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"Anyone with a weapon is just as deadly as the next person."
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Re: Transition from right to left hand, right to left should

Post by Ryan » Thu May 09, 2013 8:13 am

http://www.facebook.com/photo.php?v=595175927173767

Another good demo of hand transition with the L85 and Steyr AUG (F88).

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Re: Transition from right to left hand, right to left should

Post by Ryan » Sun Dec 08, 2013 2:16 am

After reading a book by Mark Donaldson, VC, called "The Crossroads" he mentions the importance of shoulder transitions. In one such firefight they were going to clear an outhouse, ANA first. They had taught the ANA shoulder transitions for every angle they come across, to lessen the exposure of their upper body but also allow that side of the room to be cleared quicker. I.e. A full-left corner fed can be cleared quicker by a right-pocketed weapon set-up rather than left -- saves a second. The ANA soldier failed to do this and his upper body on the exposing angle got hit first, then they [The Taliban] preceded to shoot his body laying down in the doorway until it did not move anymore.
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Re: Transition from right to left hand, right to left should

Post by DareTactical » Mon Jun 08, 2015 6:56 am

I personally would not use right to left hand transitions but would use shoulder transitions exclusively, keeping primary hand config. With bullpups the shoulder transition is easy to do, only thing to worry about is the brass and hot gases. With short ARs like the M4/C8 shoulder transition is fairly easy with the stock half extended. I have never used a full length AR with a fixed stock (m16),or a G3A3, so i guess these sort of rifles are where right to left hand transitions are necessary.

Most of you know that in CQB you should shoot with both eyes open. One of the more significant issues with transition is with sighting, as a lot of shooters have a dominant eye. In my case, like with most shooters, this is my right eye.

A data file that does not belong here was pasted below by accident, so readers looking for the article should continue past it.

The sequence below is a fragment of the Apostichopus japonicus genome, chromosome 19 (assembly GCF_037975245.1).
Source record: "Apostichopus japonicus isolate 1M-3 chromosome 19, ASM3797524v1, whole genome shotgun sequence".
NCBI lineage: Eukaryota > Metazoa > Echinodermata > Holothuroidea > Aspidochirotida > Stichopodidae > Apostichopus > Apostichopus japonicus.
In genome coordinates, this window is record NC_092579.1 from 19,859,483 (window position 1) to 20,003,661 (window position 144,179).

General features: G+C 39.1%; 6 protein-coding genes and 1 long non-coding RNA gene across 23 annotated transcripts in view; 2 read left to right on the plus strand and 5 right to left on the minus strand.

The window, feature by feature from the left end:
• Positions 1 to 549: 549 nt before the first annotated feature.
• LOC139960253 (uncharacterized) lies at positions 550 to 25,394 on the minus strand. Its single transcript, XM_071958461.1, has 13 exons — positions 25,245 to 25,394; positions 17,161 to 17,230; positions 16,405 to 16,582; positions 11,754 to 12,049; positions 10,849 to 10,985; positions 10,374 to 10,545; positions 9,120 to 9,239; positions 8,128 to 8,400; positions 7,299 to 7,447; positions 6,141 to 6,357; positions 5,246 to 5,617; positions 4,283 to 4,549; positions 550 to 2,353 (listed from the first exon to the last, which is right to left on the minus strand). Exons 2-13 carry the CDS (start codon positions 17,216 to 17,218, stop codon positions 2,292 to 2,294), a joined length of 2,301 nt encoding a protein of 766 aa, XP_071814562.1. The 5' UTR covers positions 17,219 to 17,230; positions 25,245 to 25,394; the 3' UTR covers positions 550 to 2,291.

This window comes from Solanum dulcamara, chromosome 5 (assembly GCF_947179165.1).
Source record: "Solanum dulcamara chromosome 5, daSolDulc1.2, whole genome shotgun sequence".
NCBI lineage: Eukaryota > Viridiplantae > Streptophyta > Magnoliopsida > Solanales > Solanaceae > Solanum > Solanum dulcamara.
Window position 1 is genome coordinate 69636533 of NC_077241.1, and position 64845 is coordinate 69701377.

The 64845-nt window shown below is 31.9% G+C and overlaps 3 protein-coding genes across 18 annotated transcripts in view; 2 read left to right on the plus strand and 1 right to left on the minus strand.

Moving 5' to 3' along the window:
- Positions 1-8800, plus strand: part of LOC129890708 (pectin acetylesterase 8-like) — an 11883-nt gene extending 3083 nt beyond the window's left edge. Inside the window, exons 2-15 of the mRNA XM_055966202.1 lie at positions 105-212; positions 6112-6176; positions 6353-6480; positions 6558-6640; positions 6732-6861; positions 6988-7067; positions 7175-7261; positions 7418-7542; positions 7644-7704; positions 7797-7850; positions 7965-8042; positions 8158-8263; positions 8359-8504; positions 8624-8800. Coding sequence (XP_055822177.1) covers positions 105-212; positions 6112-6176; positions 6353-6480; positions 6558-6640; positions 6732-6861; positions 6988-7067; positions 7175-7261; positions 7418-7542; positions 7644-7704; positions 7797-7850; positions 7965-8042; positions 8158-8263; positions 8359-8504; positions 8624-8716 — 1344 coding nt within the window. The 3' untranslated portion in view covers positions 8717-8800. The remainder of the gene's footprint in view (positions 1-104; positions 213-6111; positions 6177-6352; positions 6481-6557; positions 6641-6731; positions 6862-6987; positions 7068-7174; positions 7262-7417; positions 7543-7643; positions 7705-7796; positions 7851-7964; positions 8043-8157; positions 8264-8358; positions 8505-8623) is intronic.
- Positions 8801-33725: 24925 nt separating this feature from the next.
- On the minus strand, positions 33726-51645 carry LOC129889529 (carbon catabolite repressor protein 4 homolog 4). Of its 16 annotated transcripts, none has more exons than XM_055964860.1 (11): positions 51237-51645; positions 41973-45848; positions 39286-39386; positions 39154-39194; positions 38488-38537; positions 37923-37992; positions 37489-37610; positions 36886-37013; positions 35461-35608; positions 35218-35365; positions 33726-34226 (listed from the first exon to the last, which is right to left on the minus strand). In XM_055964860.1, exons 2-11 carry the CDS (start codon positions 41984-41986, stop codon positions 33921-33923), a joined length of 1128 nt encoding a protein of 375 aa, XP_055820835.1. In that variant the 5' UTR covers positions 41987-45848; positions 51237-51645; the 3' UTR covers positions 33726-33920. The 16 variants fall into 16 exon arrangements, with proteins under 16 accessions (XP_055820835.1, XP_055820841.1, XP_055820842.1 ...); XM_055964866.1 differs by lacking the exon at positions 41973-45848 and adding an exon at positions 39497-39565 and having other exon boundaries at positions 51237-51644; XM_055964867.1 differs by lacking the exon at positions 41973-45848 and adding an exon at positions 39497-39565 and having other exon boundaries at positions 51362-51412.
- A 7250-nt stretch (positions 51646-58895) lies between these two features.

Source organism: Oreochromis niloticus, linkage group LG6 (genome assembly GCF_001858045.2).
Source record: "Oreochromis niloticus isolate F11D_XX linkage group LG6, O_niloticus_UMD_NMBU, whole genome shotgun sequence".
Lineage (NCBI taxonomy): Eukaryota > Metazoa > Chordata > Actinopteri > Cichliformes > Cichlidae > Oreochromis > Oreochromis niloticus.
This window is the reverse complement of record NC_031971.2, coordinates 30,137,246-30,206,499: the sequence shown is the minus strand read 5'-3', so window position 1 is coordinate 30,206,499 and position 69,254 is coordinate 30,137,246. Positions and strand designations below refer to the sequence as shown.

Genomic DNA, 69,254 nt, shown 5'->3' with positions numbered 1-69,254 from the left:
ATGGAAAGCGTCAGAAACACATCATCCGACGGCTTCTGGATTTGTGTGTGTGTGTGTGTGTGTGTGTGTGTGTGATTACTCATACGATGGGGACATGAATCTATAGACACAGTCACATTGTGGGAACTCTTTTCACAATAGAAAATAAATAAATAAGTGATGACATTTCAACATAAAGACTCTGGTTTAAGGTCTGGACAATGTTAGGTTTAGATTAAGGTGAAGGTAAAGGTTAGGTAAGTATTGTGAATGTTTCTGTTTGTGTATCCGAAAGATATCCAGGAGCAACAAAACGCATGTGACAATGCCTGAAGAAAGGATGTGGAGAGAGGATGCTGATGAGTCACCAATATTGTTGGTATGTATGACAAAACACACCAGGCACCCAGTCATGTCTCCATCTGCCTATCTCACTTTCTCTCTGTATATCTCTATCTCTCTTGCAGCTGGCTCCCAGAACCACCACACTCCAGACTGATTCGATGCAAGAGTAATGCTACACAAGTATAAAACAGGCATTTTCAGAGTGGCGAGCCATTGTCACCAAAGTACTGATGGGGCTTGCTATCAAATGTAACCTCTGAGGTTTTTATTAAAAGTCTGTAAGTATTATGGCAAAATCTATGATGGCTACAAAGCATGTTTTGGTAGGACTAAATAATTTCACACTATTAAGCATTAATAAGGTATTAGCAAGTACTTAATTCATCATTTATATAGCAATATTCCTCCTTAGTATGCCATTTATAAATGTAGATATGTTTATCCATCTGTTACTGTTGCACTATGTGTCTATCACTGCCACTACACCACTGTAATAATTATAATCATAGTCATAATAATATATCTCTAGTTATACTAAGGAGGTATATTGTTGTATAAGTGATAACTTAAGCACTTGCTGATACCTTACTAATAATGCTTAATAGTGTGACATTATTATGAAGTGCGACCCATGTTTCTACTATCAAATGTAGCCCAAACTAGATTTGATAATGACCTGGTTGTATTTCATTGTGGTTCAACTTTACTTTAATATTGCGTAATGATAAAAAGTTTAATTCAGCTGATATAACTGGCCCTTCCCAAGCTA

A neat trick to quickly switch to left as the dominant eye for a short period: Focus on sight and then wink ur right eye for a split second, the image in ur left eye should remain dominant for a few seconds as your brain slowly transitions back to right eye dominance (should give you enough time to pie a corner). Repeat again when needed. (Should work other way if you're left eye dominant)

With a parallax-free holosight or reflex sight, it is much easier. Shouldering the weapon on either side will make it difficult for the opposite side eye to see the reticle (which is a good thing). So when you see two superimposed images (one from each eye), you know the one with the visible reticle is the side where the weapon is and therefore is your leading side (assuming you shoulder transitioned to the appropriate side). See Bindon Aiming Concept (BAC).
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Re: Transition from right to left hand, right to left should

Post by DareTactical » Sat Sep 05, 2015 12:39 pm

I've heard (and seen in videos) that Israelis generally do not use side transitions. Not even shoulder transitions when using the Tavor TAR-21. Anyone got any info on the reasoning behind this?

I'm just surprised seeing as the Israelis have been pioneers in the field of Urban warfare and CQB, and I feel that shoulder transitions help minimise exposure greatly.
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Re: Transition from right to left hand, right to left should

Post by Ryan » Sat Sep 05, 2015 12:57 pm